He mentions Rose St., George St., Currancy ? Lass? Hotel
He received letter from Patrick KELLY dated April 29, 1874, by 6 September 1874 Said it took 5 months. So probably it was mailed by Pat Kelly to Hugh Kelly in April 1874. If this letter of Hugh to Pat Kelly dated 6 September 1874 took the same amount of time, then we could assume that Patrick received it sometime in February 1875.
flood in Pensylvenia. "The" Johnstown, PA., USA, flood
occurred in 1889, but there have always been floods there. Is
he talking about Pennsylvania, USA? Or could there be such a
place in Australia? How would he have "friends who
were lost" in this flood in USA? (Of course, many Irish
emigrants settled in Pa., USA) I will check this out in the
WORLD GAZETEER next time I'm in the library. I checked and
there is only one Pennsylvania in the World Gazeteer so the friends may
have been friends in Ireland who emigrated to Pa. At the time
Hugh Kelly's letter was written, 6 Sept. 1874, Pat Kelly's children
John 25 years
Mary Jane 22 (married John Gilligan 29 Sept. 1874)
Rosa Anna 18? 20? (married Gus Yance 15 Aug 1872)
Margaret Elizabeth 7
We do not know when or at what age James and "Little" Maggie died; we could not find death records at the Oconto Co. Courthouse for them. (We might guess that they may have been born between Rosa Anna and Isabel, and between Emily and Margaret Elizabeth - only because of the span of years between these births . . . but then we might be wrong!)
Some facts on the KELLY family which would have bearing on the letter from Hugh KELLY (Australia) 6 September 1874:
The following are the children of Patrick KELLY and Margaret MOORE along with their marriage, birth and death dates:
John, b. 10 April 1849, d. 2 Feb. 1896, m. Levena PIGGOTT 8 August 1895 at his age 46
Mary Jane, b. 12 Aug 1852, d. 19 Dec 1918, m. John GILLIGAN 29 Sept 1874 at her age 22
Rosa Anna, b. 1856 - Death cert says born 15 April 1857 d. 30 Nov 1892 m. Gustave YANCE 15 August 1872 at her age 16 Isabell, b. 17 Aug 1860, d. 5 Sep 1927 m. William James SLOAN 12 October 1892 at her age 32
Emily, b. 1863 d. 31 May 1894 m.John KAMMER 6 July 1888, at her age 25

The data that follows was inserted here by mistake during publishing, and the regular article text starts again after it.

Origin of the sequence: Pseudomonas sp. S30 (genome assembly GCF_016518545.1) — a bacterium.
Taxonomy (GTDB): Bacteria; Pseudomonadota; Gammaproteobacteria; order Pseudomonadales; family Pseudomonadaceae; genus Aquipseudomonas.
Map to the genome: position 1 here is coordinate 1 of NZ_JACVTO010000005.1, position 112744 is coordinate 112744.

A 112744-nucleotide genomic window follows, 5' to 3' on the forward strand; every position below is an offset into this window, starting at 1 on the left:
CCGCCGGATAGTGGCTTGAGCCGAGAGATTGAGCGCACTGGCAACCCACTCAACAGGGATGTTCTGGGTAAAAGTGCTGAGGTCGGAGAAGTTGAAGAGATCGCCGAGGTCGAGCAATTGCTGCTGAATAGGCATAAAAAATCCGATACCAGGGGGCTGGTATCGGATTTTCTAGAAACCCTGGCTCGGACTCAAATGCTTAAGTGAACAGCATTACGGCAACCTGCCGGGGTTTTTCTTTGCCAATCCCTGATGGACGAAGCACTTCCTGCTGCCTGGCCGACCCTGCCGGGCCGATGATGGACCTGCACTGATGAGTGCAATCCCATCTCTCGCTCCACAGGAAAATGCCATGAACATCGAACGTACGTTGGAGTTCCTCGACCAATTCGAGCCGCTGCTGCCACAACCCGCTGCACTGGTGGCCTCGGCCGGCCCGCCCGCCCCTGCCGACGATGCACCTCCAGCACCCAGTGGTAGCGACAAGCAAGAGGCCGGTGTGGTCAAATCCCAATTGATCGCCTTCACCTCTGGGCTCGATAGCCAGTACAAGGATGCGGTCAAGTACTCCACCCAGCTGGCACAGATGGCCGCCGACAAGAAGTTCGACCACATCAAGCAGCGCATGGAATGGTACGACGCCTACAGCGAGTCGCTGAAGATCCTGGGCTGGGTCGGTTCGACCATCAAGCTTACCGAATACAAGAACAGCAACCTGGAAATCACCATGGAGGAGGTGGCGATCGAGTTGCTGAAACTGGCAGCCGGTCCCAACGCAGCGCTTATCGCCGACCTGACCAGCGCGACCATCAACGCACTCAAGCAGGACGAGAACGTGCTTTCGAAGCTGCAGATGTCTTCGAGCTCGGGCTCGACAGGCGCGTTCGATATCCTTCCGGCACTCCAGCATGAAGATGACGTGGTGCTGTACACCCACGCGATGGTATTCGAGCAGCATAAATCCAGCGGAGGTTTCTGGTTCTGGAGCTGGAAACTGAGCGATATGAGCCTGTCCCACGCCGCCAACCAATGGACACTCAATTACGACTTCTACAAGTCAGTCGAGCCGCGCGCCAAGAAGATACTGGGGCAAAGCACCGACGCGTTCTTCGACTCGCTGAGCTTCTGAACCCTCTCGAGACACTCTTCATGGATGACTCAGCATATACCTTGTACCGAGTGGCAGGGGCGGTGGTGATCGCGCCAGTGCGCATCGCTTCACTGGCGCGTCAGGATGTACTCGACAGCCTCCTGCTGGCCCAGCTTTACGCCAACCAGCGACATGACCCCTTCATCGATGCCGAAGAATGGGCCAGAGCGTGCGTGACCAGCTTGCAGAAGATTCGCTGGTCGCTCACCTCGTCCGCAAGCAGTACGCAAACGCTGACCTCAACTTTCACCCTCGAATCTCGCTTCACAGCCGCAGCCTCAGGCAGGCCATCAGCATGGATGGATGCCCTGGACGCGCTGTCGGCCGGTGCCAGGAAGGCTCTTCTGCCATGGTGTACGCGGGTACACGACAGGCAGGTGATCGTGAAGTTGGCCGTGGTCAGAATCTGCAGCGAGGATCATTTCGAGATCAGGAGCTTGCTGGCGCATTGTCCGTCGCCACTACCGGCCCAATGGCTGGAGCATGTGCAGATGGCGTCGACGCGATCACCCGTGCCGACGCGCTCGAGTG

Margaret Elizabeth b. 13 May 1867 d. 14 Nov 1891 m. Charley CHAMBERLAIN 26 Aug 1891 at her age 24 (therefore at the date of this letter, only one child of Patrick Kelly had married: Rosa Anna to Gustave YANCE)
KELLY (sister of Patrick and Hugh KELLY) born in Ireland, married John
PARKER (born in Ireland) on 7 Nov 1861 in Perth County, Ontario,
Canada. The 1871 Ontario Census lists the following children:
John, 9 years
the 1881 Census adds
Hugh Parker emigrated to the U.S. in 1887; Ann and John PARKER emigrated to the U.S. in 1888
The Patrick KELLY court cases involving his indebtedness begin (or rather, we have record of) beginning 26 April 1874; his possessions were seized by Gustave Yance, Sheriff, on 17 Sep 1874
The Margaret KELLY vs. Supervisors of Town of Maple Valley court Case apparently began 19 July 1886.
Margaret KELLY, wife of Patrick KELLY, died at age 74, on 3 Sep 1896, according to her death certificate. Family tradition says that she suffered from tuberculosis and isolated herself from her family during her last years to try to prevent infecting other family members.
There has to have been some misunderstanding about her "death" referred to in the letter, because she was still alive in 1874 (date of letter)
Pat Kelly Family Cemetery History
The Pat Kelly Family Cemetery was located on land shown in the 1898 Maple Valley , Oconto County Plat book on land owned by the Gilligan brothers, who were the son’s of Thomas and Mary Kelly (Pat Kelly’s daughter) Gilligan. The 1912 Oconto County Maple Valley Plat book, Township 29 N., Range 18 E, Section 12, shows that parcel of land being owned by George Gilligan, who was the oldest son of Thomas & Mary Kelly Gilligan. The 1946 Oconto County Plat book shows the parcel of land being owned by Ed Smoot. Family members state Ed Smoot mowed and maintained the cemetery for many years. In the late 1940’s or early 1950’s, Clarence and Betty Ankerson purchased the property. Their son, Clarence, currently farms the land. The Ankerson’s removed the fence surrounding the cemetery, removed the apple orchard, and the graves were plowed up and the land farmed. It is also thought the Ankerson’s removed the “Witness Tree.” The story is told that as a Justice of the Peace Mr. Kelly was not perturbed by the lack of two witnesses to a marriage ceremony. Joining hands of the bride and groom, he took them to a large elm tree which was a witness tree on a section corner and intoned, "Under this witness tree what Pat Kelly and God Almighty has joined together, let no man put asunder. The couple’s initals were then carved in the tree.